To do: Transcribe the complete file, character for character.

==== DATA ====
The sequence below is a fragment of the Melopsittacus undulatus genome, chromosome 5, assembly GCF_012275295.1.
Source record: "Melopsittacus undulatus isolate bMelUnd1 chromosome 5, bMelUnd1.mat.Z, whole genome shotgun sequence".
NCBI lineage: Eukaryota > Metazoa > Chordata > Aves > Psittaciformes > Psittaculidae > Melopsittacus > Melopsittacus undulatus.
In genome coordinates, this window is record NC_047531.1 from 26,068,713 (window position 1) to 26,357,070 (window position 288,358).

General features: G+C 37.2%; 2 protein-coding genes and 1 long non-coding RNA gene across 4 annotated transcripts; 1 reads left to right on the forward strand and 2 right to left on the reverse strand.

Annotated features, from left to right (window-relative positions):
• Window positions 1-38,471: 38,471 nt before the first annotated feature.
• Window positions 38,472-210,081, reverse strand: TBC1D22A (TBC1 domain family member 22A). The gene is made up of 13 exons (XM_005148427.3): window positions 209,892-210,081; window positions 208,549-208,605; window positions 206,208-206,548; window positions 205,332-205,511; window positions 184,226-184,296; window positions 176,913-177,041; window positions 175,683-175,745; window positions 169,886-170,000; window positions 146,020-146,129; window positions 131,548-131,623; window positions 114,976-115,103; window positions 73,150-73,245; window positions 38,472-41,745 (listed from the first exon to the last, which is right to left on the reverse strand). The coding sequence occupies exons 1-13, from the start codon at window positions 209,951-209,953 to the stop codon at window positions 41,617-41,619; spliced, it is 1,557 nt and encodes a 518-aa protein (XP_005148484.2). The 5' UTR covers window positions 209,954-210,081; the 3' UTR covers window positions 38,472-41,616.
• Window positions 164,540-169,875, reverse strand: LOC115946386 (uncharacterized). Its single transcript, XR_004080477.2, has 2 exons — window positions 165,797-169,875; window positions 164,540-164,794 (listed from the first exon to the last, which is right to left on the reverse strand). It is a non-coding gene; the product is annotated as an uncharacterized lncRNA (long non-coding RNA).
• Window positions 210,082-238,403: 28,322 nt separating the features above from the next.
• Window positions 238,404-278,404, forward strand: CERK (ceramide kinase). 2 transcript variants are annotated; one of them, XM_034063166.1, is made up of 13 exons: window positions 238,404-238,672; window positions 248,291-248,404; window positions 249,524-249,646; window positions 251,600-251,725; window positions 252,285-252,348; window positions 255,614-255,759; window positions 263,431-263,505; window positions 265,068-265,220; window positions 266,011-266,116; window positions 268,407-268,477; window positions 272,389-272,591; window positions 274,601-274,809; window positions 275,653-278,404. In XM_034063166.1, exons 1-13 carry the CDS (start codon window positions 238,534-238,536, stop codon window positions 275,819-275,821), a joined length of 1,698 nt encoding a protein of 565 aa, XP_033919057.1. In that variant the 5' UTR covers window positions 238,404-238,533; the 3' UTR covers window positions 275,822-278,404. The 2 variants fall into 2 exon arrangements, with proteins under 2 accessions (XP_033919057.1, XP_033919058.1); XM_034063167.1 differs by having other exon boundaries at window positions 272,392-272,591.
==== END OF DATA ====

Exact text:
The sequence below is a fragment of the Melopsittacus undulatus genome, chromosome 5, assembly GCF_012275295.1.
Source record: "Melopsittacus undulatus isolate bMelUnd1 chromosome 5, bMelUnd1.mat.Z, whole genome shotgun sequence".
NCBI lineage: Eukaryota > Metazoa > Chordata > Aves > Psittaciformes > Psittaculidae > Melopsittacus > Melopsittacus undulatus.
In genome coordinates, this window is record NC_047531.1 from 26,068,713 (window position 1) to 26,357,070 (window position 288,358).

General features: G+C 37.2%; 2 protein-coding genes and 1 long non-coding RNA gene across 4 annotated transcripts; 1 reads left to right on the forward strand and 2 right to left on the reverse strand.

Annotated features, from left to right (window-relative positions):
• Window positions 1-38,471: 38,471 nt before the first annotated feature.
• Window positions 38,472-210,081, reverse strand: TBC1D22A (TBC1 domain family member 22A). The gene is made up of 13 exons (XM_005148427.3): window positions 209,892-210,081; window positions 208,549-208,605; window positions 206,208-206,548; window positions 205,332-205,511; window positions 184,226-184,296; window positions 176,913-177,041; window positions 175,683-175,745; window positions 169,886-170,000; window positions 146,020-146,129; window positions 131,548-131,623; window positions 114,976-115,103; window positions 73,150-73,245; window positions 38,472-41,745 (listed from the first exon to the last, which is right to left on the reverse strand). The coding sequence occupies exons 1-13, from the start codon at window positions 209,951-209,953 to the stop codon at window positions 41,617-41,619; spliced, it is 1,557 nt and encodes a 518-aa protein (XP_005148484.2). The 5' UTR covers window positions 209,954-210,081; the 3' UTR covers window positions 38,472-41,616.
• Window positions 164,540-169,875, reverse strand: LOC115946386 (uncharacterized). Its single transcript, XR_004080477.2, has 2 exons — window positions 165,797-169,875; window positions 164,540-164,794 (listed from the first exon to the last, which is right to left on the reverse strand). It is a non-coding gene; the product is annotated as an uncharacterized lncRNA (long non-coding RNA).
• Window positions 210,082-238,403: 28,322 nt separating the features above from the next.
• Window positions 238,404-278,404, forward strand: CERK (ceramide kinase). 2 transcript variants are annotated; one of them, XM_034063166.1, is made up of 13 exons: window positions 238,404-238,672; window positions 248,291-248,404; window positions 249,524-249,646; window positions 251,600-251,725; window positions 252,285-252,348; window positions 255,614-255,759; window positions 263,431-263,505; window positions 265,068-265,220; window positions 266,011-266,116; window positions 268,407-268,477; window positions 272,389-272,591; window positions 274,601-274,809; window positions 275,653-278,404. In XM_034063166.1, exons 1-13 carry the CDS (start codon window positions 238,534-238,536, stop codon window positions 275,819-275,821), a joined length of 1,698 nt encoding a protein of 565 aa, XP_033919057.1. In that variant the 5' UTR covers window positions 238,404-238,533; the 3' UTR covers window positions 275,822-278,404. The 2 variants fall into 2 exon arrangements, with proteins under 2 accessions (XP_033919057.1, XP_033919058.1); XM_034063167.1 differs by having other exon boundaries at window positions 272,392-272,591.